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Bobbi Newman, writer of Librarian By Day, visited LISSO for an informal Q&A session about digital literacy and librarianship at large on November 6, 2012. Newman has worked as as a librarian in an engineering library, as a cataloguer, and as a digital media specialist. While still only in high school, she worked as the digital media manager at her local library.
These experiences have created a desire to learn how public opinion and government policy affect libraries. Newman recently decided to return to school to earn a second master's degree in Public Policy at Iowa State University.
Initially it was a love of books that drew her to library school, but Newman has since come to appreciate the connecting power of the internet and the importance of transliteracy, the ability to convey information across platforms.
"We have a preference for print in libraries, but why? There's a lot more to communication than print," Newman pointed out. "I don't care if you prefer print, if your patrons want digital, give them digital."
However, working in a digital-only position can be frustrating at times because users often do not understand how information systems work or appreciate the merit of new developments. Many people "think technology happens by magic." It can be difficult at times to explain how long it takes to code a new program or why promotion on social media is important and worth taking the time to do.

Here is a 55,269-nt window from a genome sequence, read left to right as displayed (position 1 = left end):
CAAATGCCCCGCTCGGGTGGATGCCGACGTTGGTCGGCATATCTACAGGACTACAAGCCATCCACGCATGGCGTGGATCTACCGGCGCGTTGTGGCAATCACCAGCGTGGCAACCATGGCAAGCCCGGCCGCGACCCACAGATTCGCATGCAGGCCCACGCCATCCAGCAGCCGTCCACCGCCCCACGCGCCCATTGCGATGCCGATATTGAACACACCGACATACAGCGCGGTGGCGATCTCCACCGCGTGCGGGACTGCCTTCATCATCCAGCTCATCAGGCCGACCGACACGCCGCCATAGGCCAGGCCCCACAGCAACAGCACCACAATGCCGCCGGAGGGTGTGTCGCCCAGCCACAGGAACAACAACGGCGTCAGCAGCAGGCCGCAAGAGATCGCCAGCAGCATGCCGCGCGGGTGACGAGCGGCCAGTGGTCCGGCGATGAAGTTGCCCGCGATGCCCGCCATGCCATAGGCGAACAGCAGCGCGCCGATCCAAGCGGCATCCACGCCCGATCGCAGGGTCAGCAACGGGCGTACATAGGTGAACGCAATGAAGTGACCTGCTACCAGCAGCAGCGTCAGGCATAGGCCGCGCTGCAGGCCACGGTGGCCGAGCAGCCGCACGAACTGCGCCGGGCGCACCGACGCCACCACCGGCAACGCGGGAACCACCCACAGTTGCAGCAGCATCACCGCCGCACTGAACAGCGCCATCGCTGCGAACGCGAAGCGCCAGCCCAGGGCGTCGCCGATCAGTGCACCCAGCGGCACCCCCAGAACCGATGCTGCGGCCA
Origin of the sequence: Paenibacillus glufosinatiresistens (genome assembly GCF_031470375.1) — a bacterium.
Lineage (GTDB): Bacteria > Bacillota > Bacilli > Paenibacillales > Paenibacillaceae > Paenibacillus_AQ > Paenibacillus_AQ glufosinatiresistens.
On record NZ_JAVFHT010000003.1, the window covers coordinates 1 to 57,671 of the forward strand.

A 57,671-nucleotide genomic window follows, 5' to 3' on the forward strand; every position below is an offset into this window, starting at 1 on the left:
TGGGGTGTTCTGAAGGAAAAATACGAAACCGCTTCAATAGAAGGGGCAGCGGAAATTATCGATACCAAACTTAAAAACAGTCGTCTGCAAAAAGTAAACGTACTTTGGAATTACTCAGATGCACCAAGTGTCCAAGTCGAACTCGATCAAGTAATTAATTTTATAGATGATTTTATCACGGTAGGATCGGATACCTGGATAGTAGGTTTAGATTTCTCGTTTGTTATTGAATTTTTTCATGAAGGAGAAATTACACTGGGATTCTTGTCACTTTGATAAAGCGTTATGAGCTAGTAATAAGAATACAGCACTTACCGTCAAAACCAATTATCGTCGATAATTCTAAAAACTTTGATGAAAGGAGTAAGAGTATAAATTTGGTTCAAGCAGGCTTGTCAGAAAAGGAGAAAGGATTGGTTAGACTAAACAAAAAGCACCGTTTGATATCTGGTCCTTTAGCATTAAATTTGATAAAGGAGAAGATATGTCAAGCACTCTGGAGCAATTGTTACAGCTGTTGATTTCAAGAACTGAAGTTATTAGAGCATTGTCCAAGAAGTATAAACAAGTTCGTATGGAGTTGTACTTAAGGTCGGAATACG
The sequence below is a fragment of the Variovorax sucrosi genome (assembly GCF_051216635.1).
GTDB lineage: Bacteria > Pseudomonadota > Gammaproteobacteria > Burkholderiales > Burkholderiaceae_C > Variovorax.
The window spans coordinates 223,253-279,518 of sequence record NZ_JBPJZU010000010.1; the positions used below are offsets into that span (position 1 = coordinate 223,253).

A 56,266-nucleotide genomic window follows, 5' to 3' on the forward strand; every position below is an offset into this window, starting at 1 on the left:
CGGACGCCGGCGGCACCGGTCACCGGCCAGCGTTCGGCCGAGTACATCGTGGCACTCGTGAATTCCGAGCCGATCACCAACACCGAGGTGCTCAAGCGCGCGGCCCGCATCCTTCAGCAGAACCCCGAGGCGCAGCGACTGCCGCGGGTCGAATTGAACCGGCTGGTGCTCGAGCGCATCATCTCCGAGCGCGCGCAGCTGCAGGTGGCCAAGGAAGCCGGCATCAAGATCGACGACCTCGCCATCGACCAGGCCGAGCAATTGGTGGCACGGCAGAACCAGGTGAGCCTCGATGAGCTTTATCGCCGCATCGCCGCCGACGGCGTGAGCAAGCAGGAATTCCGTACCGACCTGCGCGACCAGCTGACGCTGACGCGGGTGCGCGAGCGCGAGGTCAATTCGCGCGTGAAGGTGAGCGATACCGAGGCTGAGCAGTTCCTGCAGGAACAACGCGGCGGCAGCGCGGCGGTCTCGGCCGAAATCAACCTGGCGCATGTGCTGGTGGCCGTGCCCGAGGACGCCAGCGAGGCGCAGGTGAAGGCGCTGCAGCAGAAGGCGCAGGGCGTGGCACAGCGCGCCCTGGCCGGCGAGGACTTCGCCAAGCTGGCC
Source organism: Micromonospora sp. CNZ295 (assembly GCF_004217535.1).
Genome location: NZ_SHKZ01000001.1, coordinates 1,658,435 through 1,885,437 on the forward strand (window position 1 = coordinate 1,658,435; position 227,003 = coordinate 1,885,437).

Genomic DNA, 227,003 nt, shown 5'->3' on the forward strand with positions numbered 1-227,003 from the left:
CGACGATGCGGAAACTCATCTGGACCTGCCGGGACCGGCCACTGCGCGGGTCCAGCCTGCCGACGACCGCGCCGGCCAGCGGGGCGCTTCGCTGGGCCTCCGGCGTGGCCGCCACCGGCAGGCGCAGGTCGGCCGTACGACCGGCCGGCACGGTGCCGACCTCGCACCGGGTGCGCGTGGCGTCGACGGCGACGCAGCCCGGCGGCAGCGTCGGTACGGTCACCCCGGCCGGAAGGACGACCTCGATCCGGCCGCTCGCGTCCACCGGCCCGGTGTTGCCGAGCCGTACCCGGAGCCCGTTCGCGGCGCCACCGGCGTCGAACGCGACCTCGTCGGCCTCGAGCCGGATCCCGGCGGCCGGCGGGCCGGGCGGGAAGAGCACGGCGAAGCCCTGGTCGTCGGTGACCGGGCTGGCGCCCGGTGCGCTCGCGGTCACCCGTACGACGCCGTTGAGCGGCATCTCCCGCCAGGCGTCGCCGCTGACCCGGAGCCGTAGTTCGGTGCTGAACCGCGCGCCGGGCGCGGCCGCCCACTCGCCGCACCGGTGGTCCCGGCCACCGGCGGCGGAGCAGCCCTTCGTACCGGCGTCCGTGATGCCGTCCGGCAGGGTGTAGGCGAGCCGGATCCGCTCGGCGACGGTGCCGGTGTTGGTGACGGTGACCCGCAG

As a personal example of the benefits of networking, Newman cited Twitter as an important tool in her early librarian days. It allowed her to connect to other students and librarians engaged in similar projects and share experiences.
"Have a network of experts you can email or call—you can't be an expert on everything," Newman counseled. "And be willing to help, even if you don't know the answer. 'I've never seen one of these [an e-readers] before, but let's figure it out together.'"
"Change is really really hard, as a person or an organization. People who don't want to change aren't horrible people, they're just people. And their priorities are just different than ours."
The event provided a wonderful opportunity for SLIS students to hear from an engaged and active librarian in the field. Many thanks go to Beth Kamp, LISSO secretary, who facilitated and promoted the visit.